I also parsed his sleazy "apology."
I think I did a pretty thorough job, myself. But the author of the original column doesn't think so. In an interview with Poynter Online, he says as much.
"I vehemently believe I wasn't insensitive about the fact that she was kidnapped," he said Wednesday evening while at his son's soccer practice. "I never made light about the fact that this woman was abducted. I don't think anyone can cite anything in the column that says I did."
Here's a couple of lines for you, you motherf*cker:
She was not allowed to spike a volleyball. Or pitch a softball. Or smack a forehand down the line. Or run in a 5-footer for double bogey.
Now, that's deprivation.
That is from your original column. You say, in a mere 30 words, that Jaycee Dugard, who was kidnapped and held for 18 years, and repeatedly raped by abductor, was truly deprived by not getting to "run in a 5-footer for double bogey."
If you cannot see how that "makes light of the fact that this woman was abducted," then there is no hope for you.
"I tried to incorporate some humor," Whicker said, "but I certainly don't think I mocked that woman."
Your lack of judgment makes me think you should not have a column. Why would anyone read the ramblings of such an insensitive motherf*cker? "Now that's deprivation" was his way of injecting humor into his sports column about kidnapping and rape victim ("that woman"); he wasn't mocking her.
What was he mocking? Her situation?
Oh, but Mr. Whicker the motherf*cker gets even more tone deaf:
"I'm a little saddened by the tone of some of the responses because I think it says a lot about what's out there in computer-land," Whicker said. "I've had some e-mailers say, 'Why don't you write about 9/11 while you're at it?' Another person said, 'Why don't you write about the Holocaust next?' I think that's a really obscene thing to say."
Ah, the world-weary sports columnist for a major newspaper who was only trying to write a friendly little column to help a girl who was kidnapped and raped for 18 years has been victimized by those "obscene" commenters and emailers.
It "saddens" him. Because it's the responses to his helpful column that display the true obscenity of the world. A world that is being overrun by these damned internets!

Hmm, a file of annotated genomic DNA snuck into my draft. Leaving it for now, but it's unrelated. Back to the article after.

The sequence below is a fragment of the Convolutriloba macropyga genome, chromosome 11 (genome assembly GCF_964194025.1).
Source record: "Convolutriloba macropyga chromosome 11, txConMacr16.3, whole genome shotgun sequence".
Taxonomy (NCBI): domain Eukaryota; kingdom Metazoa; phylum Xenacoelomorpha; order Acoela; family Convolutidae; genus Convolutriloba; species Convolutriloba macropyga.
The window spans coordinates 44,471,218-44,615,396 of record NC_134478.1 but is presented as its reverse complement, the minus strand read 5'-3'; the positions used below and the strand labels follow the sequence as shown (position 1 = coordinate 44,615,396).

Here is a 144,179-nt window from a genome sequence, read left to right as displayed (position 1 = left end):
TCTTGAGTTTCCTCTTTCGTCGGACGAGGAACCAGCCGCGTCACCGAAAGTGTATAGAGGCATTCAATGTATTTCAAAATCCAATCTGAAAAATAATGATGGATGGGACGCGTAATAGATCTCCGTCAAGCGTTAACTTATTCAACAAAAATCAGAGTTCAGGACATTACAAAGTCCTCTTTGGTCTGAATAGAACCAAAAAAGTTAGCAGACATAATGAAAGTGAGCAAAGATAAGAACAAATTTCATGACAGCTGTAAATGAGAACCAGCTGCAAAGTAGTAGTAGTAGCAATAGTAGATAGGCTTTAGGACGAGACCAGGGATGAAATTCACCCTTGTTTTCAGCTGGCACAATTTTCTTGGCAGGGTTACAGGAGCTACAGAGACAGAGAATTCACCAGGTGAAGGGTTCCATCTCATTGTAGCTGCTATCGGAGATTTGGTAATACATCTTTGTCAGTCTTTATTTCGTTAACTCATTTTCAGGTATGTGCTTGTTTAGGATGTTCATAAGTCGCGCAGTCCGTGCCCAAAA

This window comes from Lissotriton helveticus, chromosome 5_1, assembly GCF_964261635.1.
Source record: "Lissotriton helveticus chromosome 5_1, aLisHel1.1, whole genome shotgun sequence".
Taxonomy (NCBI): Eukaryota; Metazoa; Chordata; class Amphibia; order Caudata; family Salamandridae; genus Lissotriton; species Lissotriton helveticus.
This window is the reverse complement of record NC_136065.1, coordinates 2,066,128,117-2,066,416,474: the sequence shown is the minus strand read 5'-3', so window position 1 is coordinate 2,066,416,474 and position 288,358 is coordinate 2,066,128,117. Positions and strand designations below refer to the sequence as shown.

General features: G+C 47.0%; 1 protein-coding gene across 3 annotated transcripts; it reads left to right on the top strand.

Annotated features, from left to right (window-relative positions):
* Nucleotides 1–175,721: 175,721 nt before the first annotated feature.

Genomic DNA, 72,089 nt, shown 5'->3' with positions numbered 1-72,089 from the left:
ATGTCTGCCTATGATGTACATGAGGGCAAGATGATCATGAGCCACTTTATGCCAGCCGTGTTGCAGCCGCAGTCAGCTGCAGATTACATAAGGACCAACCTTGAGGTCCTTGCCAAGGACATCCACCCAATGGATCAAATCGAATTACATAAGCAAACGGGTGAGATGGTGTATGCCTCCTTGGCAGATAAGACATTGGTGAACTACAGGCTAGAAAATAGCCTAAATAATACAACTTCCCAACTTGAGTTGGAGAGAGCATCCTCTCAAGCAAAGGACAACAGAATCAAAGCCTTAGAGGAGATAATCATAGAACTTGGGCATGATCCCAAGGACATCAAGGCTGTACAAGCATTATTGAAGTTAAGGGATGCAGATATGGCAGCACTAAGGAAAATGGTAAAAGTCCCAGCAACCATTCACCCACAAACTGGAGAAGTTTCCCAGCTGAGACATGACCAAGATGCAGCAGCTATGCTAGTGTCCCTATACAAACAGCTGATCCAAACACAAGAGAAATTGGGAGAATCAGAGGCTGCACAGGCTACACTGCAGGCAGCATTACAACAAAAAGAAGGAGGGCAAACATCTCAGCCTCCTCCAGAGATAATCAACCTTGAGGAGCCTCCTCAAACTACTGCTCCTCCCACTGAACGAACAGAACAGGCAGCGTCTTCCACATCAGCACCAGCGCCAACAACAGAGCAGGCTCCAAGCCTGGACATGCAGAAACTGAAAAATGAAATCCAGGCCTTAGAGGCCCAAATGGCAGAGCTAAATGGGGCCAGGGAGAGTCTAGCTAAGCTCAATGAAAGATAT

At least Whicker never mentioned 9/11 or the Holocaust.
That's how out of touch this motherf*cker is. And in case there's any confusion on the point, he drives it home for you himself:
He added that more than anything, the piece was intended to celebrate -- not mock -- Dugard's return home. "The troubling thing for me is whether this means I'm out of touch," he said. "I realize what a horrific thing [the kidnapping] was, but I thought the fact that they found her alive was good news."
Gosh, am I out of touch that I think it's a good thing that a kidnap victim has been found? After all, I'm just a weary and saddened sports columnist trying to make sense of an internet world that's just moving so darn fast these days. Maybe these young kids think it's a bad thing that this poor girl was rescued.
He can't really believe that, can he? He can't really be that big a motherf*cker.
But what I was really curious about was, Where was the editor? You know how important editors are- it's why the newspapers are so much better than just somebody in his or her pajamas blogging.
This is the really important part of the story.
Assistant Sports Editor Todd Harmonson said in a phone interview Wednesday that someone else filled in for him in editing the column because he was off, though he declined to say who. The column went through both a content and copy edit.
The assistant sports editor was off work (I believe it was Labor Day weekend, and the news, including the sports news, stops Labor Day weekend), so some mystery person filled in. The column was then subjected to a rigorous content and copy edit.
That is two edits!
It doesn't say if these two edits were done by the same person, or two different people- it doesn't say even if these "edits" were done by anyone other than Mark Whicker himself. Read the paragraph again. The assistant sports editor begins by disavowing any responsibility for the column. He then offers a non-sequitur about two different edits.
In other words, we still don't know anything about how the column actually got out.
Except that the author, Mark Whicker, is still a motherf*cker.